The Scoop

Orient Point Lighthouse Turns 120 Years Old on July 4, 2019

Its resemblance to a percolator earned it the nickname “The Coffee Pot” from local fishermen and boaters.

There is a home on the North Fork with almost everything a homeowner dreams about. Panoramic views of the Long Island Sound, three bedrooms, two wrap-around balconies, and no pesky neighbors for a mile. The only drawback is trying to find a parking spot. That is, however, an occupational hazard to owning a lighthouse.

The Orient Point Lighthouse is one of two privately owned lighthouses in Southold Town. North Dumpling Lighthouse also falls within Southold Town territory, though owner Dean Kamen (known around the lighthouse as Lord Dumpling) once decided to secede (albeit as a joke) from the United States in an attempt to make his island “nation” entirely independent of the mainland. It has an illuminated replica of Stonehenge and one-boat “navy.” This makes the Orient Point Lighthouse look decidedly less flashy in comparison, but there is a fascinating history to the saltiest structure in Orient. It all began 120 years ago on the 4th of July.

One of many “spark plug” lighthouses built in the late 19th century, construction was slow to begin on the Orient Point Lighthouse as the traffic of ships through Plum Gut and the churning sea dismantled makeshift structures installed to jumpstart progress. A storm in the fall of 1898 damaged prefabricated iron-plates intended to serve as the exterior walls. Finally, on July 4th, 1899 construction was completed, the associated obstacles only proving the structures necessity to maritime safety. The brick-lined iron facade and simple design is far less architecturally striking than the other lighthouses of Long Island Sound, and its resemblance to a percolator earned it the nickname “The Coffee Pot” from local fishermen and boaters.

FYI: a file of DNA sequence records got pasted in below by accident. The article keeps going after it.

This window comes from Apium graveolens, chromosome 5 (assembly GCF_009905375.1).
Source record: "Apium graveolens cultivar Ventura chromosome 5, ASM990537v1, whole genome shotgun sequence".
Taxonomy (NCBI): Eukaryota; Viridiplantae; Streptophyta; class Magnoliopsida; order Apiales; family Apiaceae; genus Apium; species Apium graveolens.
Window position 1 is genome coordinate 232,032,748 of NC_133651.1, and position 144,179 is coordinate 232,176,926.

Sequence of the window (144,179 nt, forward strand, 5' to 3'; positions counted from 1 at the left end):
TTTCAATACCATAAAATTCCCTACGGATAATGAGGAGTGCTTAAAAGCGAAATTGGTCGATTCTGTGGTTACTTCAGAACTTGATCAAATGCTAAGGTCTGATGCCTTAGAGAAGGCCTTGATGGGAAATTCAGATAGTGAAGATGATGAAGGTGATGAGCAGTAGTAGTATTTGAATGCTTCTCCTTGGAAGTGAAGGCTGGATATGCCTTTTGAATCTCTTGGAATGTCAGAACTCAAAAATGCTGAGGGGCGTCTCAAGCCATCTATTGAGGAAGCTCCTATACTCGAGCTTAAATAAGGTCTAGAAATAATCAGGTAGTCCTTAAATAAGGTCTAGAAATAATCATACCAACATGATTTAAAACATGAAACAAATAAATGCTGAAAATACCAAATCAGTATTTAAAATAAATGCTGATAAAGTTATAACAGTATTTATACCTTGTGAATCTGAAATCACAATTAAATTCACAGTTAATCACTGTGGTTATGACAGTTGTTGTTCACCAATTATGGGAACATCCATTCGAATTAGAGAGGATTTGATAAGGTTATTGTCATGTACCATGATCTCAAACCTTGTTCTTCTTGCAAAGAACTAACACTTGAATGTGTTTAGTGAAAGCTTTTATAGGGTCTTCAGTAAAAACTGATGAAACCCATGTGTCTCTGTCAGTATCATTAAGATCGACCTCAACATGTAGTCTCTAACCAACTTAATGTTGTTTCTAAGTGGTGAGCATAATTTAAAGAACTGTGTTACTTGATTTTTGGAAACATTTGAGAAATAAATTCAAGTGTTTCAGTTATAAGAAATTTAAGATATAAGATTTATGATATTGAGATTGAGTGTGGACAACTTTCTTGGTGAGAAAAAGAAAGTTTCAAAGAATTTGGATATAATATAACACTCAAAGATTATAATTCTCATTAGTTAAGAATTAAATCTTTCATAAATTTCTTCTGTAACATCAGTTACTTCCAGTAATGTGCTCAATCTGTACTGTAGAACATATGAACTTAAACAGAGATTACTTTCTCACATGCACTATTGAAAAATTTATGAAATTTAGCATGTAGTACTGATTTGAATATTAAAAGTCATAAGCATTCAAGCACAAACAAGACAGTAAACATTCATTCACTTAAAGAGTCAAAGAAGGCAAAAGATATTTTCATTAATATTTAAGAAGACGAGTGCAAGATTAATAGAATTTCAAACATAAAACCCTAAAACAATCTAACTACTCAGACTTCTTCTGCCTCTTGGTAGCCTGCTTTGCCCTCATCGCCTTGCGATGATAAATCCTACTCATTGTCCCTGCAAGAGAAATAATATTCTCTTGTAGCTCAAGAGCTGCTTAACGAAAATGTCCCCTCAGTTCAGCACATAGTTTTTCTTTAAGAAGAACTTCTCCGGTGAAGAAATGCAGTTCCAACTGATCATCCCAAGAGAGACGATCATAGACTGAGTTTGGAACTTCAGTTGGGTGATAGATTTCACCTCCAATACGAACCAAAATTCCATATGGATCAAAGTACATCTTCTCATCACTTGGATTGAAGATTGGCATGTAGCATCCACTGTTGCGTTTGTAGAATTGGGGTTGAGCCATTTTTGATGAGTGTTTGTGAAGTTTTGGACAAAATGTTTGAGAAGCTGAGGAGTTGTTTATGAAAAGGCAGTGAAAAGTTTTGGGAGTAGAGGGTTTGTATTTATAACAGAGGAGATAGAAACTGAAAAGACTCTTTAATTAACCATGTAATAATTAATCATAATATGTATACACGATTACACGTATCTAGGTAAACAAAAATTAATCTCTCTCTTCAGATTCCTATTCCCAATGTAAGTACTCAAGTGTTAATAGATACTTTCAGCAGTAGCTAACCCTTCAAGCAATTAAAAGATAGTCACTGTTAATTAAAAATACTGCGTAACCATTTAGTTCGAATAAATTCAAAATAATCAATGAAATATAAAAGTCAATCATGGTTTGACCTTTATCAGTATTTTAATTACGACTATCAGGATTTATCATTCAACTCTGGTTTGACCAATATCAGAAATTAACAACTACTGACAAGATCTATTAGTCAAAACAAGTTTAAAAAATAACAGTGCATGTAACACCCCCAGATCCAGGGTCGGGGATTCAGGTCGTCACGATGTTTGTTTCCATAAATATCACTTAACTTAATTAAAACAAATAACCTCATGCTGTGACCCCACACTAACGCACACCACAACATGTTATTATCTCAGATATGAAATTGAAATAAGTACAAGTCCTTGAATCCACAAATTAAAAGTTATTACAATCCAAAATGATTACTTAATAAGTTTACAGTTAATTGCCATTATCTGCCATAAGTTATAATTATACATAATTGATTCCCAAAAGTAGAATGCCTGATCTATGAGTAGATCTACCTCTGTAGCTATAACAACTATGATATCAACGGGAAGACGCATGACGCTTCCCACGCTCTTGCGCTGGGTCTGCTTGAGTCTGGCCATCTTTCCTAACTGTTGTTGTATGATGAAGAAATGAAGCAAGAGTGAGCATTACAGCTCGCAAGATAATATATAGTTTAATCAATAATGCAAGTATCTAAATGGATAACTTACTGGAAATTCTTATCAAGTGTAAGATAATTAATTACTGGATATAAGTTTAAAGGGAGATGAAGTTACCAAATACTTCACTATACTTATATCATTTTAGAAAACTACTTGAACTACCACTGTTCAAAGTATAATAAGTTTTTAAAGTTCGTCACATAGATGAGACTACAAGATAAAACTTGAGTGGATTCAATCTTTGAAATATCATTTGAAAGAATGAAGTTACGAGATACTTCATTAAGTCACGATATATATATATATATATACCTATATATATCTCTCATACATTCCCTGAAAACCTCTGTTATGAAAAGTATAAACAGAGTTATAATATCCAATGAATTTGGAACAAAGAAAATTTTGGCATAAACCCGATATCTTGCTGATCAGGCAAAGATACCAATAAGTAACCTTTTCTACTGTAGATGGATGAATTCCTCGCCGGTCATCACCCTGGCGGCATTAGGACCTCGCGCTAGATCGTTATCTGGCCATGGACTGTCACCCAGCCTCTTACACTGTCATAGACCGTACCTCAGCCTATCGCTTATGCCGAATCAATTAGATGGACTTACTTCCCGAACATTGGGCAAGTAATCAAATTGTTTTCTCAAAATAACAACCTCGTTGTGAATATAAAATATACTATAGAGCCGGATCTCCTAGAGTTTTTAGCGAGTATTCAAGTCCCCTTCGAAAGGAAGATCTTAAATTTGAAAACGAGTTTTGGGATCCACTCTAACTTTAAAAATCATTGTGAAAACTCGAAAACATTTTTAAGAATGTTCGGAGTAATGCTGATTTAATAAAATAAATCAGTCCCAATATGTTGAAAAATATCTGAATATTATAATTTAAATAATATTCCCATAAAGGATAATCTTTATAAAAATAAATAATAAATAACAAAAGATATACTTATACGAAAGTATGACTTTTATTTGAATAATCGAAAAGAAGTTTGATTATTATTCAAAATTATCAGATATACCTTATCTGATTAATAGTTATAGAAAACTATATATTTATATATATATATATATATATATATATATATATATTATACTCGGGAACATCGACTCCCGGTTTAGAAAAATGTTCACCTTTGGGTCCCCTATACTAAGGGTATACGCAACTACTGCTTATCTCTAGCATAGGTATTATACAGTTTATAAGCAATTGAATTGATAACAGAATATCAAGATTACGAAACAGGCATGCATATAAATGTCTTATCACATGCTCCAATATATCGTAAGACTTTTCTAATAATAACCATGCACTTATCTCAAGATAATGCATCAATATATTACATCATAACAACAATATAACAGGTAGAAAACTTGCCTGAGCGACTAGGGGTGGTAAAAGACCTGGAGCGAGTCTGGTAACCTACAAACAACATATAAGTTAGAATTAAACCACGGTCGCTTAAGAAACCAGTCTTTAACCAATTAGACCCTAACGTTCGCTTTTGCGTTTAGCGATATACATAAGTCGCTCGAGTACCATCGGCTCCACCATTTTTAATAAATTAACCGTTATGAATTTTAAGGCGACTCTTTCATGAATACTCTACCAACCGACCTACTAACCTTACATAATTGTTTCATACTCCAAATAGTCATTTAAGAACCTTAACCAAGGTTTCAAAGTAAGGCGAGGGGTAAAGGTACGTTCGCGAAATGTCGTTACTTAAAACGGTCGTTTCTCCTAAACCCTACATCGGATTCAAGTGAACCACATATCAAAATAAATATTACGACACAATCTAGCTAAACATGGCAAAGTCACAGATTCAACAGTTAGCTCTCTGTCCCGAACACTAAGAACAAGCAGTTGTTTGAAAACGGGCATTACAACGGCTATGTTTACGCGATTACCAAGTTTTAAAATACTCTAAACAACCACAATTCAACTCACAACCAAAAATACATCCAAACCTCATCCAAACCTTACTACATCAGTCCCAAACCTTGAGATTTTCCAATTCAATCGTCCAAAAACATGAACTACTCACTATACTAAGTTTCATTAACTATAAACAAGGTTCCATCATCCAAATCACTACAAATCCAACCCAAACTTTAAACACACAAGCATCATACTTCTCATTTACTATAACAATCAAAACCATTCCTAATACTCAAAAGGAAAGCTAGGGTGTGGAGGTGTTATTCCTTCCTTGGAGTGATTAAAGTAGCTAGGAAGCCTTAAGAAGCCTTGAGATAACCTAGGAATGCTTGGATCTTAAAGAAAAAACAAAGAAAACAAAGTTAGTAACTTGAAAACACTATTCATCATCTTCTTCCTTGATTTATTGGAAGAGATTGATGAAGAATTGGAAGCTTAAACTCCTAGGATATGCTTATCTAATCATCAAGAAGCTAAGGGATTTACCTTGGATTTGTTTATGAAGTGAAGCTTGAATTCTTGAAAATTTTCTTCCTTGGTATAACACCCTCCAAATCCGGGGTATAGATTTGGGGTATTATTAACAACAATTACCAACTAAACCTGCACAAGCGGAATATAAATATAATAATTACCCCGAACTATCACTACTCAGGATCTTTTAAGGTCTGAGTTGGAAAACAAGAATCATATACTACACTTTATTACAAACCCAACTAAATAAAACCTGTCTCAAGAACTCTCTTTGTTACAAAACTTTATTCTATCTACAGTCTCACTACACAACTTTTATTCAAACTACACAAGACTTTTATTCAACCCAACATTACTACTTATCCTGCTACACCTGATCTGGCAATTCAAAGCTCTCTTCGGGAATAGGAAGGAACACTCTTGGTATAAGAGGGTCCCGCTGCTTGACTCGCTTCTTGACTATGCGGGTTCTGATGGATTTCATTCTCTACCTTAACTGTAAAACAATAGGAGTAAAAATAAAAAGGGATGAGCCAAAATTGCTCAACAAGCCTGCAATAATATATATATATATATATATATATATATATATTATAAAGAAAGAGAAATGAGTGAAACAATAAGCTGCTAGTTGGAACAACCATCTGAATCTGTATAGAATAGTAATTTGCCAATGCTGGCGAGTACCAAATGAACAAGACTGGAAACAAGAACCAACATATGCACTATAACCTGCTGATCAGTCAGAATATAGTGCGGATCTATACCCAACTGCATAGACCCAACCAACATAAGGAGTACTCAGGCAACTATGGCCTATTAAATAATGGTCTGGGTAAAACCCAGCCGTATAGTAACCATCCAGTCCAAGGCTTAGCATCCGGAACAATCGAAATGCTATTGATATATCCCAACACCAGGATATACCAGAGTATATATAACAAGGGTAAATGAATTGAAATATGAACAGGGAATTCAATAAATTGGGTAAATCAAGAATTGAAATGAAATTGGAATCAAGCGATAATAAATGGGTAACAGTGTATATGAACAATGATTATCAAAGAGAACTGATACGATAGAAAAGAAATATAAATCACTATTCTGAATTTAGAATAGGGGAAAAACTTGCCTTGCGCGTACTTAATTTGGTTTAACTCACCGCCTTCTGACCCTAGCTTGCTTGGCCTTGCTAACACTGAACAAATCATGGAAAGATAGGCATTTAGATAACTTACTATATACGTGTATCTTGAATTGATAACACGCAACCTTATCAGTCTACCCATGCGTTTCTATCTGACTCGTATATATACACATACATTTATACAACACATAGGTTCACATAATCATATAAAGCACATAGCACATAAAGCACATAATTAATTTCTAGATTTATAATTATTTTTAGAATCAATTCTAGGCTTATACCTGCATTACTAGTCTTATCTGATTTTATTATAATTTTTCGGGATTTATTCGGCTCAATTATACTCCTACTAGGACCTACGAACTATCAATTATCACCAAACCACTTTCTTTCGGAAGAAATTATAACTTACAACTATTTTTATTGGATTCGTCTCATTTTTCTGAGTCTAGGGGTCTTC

The Orient Point Lighthouse
The Orient Point Lighthouse, Photo: David Wood/123RF

The Coffee Pot is located about a third of a mile off Orient Point in the Plum Gut. At the time of construction the lighthouse’s location offshore in such treacherous water was deemed unsuitable for a family to live there. When Norwegian born Ole Nicholas Alfred Anderson became the light’s first keeper, his family lived in Orient.

Anderson kept the light for two years at an annual salary of $600 before moving to Bridgeport, Connecticut. Under the subsequent keepers, a mechanic sent to repair an engine at the lighthouse and the assistant keeper perished returning from shore in a rowboat. Then, the mechanical failure of a motorboat left the replacement assistant keeper stuck on an ice patch for five hours. Within a few years, the Coast Guard decided to automate the lighthouse in 1954. By 1958 an era had ended, the keepers and their effects removed.

Many boats are now equipped with navigation aids that warn boaters of impending rocks and weather conditions, and as a result the Orient Point Lighthouse has become more postcard image than navigational aid. The 1970 announcement that the Coast Guard would be demolishing the antiquated light was met by a local campaign to save their beloved landmark. The Coast Guard relented, and a crew was sent to restore it.

In June 2011, the Coast Guard allowed interested groups to submit proposals to overtake the property. When no suitable candidate was found, the lighthouse was put up for auction and eventually sold for $250,000.

Even though the lighthouse is not open to visitors, it is visible from land by walking along the beach at the ferry terminal in Orient, or from onboard the ferry. Or hop on one of the lighthouse cruises offered by the East End Seaport Museum. The cruises are narrated by Bob Allen, the great grandson of East End lighthouse keeper William H. Follett.

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